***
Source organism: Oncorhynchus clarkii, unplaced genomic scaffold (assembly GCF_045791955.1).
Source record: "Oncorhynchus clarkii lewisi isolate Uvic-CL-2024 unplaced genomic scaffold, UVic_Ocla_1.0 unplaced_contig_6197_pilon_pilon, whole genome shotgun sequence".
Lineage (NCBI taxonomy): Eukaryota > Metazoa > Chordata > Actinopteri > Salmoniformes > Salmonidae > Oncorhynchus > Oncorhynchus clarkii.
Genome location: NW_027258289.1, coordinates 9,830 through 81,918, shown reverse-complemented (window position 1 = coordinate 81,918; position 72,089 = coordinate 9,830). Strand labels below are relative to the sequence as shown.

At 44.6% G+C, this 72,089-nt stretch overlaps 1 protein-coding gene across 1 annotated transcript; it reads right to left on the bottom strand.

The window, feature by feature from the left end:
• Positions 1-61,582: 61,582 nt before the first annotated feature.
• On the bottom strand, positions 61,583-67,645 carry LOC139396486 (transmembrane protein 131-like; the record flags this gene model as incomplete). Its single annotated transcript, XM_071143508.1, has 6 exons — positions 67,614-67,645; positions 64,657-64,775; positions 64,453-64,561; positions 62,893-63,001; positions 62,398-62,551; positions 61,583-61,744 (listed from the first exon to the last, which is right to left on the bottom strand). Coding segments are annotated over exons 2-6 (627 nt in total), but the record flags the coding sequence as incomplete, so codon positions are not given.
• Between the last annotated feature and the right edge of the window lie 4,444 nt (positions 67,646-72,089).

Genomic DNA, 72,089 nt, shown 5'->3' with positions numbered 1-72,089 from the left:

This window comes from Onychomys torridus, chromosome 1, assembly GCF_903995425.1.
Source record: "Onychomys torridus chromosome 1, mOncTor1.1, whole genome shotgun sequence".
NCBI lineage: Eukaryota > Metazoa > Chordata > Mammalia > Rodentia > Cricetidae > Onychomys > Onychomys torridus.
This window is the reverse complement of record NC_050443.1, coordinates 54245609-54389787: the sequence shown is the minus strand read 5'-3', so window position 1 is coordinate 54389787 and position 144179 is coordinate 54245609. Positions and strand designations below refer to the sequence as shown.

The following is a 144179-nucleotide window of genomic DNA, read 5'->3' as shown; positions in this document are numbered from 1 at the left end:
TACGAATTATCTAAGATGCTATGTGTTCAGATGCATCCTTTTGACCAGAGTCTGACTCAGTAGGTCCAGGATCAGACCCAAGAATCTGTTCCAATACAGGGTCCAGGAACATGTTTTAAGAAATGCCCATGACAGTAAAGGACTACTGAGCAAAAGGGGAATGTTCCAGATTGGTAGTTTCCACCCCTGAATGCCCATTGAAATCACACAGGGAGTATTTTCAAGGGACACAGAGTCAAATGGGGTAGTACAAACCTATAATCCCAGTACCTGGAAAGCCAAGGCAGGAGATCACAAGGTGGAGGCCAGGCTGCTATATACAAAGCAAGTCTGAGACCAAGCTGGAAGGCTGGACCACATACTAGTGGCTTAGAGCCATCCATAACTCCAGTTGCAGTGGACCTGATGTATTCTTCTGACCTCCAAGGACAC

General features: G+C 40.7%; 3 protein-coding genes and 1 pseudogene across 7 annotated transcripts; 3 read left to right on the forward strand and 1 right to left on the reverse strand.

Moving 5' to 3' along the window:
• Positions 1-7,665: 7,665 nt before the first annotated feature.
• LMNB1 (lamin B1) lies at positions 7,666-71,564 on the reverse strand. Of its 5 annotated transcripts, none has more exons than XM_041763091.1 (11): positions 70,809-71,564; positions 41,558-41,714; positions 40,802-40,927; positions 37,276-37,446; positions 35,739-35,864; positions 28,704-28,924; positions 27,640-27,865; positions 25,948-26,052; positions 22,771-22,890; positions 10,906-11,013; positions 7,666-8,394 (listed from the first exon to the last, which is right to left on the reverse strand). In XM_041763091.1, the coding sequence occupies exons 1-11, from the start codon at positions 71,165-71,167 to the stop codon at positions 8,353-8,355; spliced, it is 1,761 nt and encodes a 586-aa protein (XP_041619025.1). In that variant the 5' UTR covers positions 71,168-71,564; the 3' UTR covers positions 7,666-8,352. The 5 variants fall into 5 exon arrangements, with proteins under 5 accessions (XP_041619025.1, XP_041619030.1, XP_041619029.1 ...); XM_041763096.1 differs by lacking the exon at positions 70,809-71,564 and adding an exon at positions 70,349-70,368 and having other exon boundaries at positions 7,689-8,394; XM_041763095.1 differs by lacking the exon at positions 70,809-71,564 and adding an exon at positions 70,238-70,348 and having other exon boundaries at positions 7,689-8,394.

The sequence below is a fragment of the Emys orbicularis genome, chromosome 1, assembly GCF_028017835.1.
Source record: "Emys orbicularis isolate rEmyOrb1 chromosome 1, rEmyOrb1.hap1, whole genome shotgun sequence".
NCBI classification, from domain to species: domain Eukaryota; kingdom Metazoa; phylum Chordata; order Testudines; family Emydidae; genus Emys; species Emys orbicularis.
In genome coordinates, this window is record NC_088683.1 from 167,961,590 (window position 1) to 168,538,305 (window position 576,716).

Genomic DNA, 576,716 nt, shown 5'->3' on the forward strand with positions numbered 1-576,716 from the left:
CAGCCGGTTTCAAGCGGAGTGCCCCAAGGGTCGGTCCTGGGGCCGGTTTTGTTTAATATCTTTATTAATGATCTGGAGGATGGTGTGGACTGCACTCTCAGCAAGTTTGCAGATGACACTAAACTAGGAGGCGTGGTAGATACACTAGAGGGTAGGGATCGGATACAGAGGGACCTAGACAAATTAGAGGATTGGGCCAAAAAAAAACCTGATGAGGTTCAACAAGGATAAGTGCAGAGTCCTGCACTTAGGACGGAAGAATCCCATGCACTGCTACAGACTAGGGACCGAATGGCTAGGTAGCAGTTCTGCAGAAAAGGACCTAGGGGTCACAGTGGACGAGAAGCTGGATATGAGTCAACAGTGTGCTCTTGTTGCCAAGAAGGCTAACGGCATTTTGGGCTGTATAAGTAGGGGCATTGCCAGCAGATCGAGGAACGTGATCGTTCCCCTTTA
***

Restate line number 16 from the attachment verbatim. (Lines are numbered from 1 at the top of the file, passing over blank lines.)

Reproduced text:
TACGAATTATCTAAGATGCTATGTGTTCAGATGCATCCTTTTGACCAGAGTCTGACTCAGTAGGTCCAGGATCAGACCCAAGAATCTGTTCCAATACAGGGTCCAGGAACATGTTTTAAGAAATGCCCATGACAGTAAAGGACTACTGAGCAAAAGGGGAATGTTCCAGATTGGTAGTTTCCACCCCTGAATGCCCATTGAAATCACACAGGGAGTATTTTCAAGGGACACAGAGTCAAATGGGGTAGTACAAACCTATAATCCCAGTACCTGGAAAGCCAAGGCAGGAGATCACAAGGTGGAGGCCAGGCTGCTATATACAAAGCAAGTCTGAGACCAAGCTGGAAGGCTGGACCACATACTAGTGGCTTAGAGCCATCCATAACTCCAGTTGCAGTGGACCTGATGTATTCTTCTGACCTCCAAGGACAC